I write scientific software to facilitate reproducible and scalable data workflows. These packages are based on defining programmatic spatial boundaries that can interface with modeled (e.g. PRISM, gridMET), observation (e.g. NOAA, USGS) and referenced geospatial resources (e.g. NHD, NLCD) to download requisite data in consistent, aligned, formats. The goal is to remove the friction associated with data preparation, allow for iterative data analysis over user defined regions, and simplify reproducible science in the era of big data. Package development is an ongoing effort based on community interactions and my own needs. Feel free to reach out via GitHub for any requests.
Current work is exploring how land cover and channel geometries are represented in environmental models and the implications on hydrologic simulation. I am interested in the capacities for data integration and fusion to better parameterize models and inform our understanding of hydrologic process. These activities are aimed at advancing hydrologic metadata, integrating datasets across data models and granularities, and merging conceptual hydrologic and geographic models to better hydrologic data. The long-term goal is to ensure we have the most relevant data, represented in the most useful way for environmental research.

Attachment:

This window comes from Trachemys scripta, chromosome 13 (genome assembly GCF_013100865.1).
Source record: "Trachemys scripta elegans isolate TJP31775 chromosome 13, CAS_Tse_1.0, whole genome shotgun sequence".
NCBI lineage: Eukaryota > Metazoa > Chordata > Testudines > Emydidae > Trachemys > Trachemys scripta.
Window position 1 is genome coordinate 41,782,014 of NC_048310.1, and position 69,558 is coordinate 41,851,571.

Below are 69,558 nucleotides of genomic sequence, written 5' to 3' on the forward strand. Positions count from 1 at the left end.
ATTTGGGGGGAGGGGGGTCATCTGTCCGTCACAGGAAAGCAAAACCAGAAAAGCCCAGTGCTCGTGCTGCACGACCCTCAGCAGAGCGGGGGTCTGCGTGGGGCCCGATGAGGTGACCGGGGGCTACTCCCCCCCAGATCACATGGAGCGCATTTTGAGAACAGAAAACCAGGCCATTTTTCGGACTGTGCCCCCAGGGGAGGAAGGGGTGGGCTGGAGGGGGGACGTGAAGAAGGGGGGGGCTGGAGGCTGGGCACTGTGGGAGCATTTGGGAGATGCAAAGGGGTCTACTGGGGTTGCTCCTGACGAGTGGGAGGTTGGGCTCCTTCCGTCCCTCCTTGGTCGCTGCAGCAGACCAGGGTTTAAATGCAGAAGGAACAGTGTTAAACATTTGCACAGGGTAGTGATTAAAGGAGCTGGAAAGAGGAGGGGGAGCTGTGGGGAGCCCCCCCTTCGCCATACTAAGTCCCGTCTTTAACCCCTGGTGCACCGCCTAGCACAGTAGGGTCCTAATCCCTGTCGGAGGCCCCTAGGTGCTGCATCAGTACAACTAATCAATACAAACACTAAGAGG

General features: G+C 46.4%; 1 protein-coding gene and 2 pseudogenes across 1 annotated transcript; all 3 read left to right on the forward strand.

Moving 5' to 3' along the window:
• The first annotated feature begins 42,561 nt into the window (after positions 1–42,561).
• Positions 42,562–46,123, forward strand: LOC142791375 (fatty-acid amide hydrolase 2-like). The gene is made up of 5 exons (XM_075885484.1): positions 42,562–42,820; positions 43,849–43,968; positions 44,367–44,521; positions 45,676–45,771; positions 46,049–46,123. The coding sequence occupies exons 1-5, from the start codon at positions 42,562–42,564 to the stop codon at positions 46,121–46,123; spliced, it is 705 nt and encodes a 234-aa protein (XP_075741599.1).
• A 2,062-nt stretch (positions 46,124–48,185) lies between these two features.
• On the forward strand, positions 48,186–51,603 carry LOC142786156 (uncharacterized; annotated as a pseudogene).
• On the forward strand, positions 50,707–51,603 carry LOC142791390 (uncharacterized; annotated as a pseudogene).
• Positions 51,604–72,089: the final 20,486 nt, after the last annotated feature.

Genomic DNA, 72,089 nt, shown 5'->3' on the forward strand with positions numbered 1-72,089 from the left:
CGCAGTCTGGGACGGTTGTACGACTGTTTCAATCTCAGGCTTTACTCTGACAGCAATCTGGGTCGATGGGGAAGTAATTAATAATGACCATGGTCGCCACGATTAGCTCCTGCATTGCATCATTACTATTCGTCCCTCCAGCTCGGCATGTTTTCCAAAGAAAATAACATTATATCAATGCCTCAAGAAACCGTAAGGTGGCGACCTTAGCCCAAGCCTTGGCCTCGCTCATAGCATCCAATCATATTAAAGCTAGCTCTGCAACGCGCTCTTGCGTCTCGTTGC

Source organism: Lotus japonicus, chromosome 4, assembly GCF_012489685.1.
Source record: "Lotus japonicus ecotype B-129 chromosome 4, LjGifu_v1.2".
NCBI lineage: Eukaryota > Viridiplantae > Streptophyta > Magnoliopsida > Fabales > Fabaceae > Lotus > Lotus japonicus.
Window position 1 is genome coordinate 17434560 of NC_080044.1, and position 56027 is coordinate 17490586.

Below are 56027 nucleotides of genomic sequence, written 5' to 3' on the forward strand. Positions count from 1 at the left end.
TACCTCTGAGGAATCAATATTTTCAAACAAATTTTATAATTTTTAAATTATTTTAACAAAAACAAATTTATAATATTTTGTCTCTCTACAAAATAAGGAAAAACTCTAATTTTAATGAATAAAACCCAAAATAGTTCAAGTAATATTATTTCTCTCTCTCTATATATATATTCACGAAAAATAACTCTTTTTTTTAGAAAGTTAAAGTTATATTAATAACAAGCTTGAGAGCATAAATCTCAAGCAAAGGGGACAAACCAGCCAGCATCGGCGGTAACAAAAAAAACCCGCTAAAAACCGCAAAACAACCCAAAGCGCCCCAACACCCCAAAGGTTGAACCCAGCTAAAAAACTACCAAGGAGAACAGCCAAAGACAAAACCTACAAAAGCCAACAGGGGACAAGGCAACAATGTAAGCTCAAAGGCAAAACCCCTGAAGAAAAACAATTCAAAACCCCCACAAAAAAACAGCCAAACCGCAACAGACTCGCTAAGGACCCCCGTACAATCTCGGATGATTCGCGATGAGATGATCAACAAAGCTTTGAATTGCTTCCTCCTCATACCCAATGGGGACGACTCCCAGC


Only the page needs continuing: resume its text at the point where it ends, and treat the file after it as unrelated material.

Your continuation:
With the ability to quickly aggregate data, I am interested in studying how processes are represented at the watershed scale, and the impacts off changing conditions (e.g. land cover, climate, and disturbance). Most recently, I have been looking at issues related to urban infiltration, evapotranspiration, and operational flood mapping.
I am interested how regional changes in land cover and climate influence hydrologic conditions and variability. Current work has focused on the development of high-resolution climate and land cover forecasts for California. These will be used to drive the WRF-Hydro community model to better understand the independent and joint influences of land use and climate change of water availability in California. With these results we will explore vulnerable areas in the context of growth, groundwater pressures, and changing snowpack and runoff regimes.
While land use and climate change are major influences of the hydrologic cycle, human users exert a critical influence on water resource systems. Current work had developed a coupled agent based, hydrologic model to better understand how farmer behavior impacts ground water resources and food production in California’s Central Valley.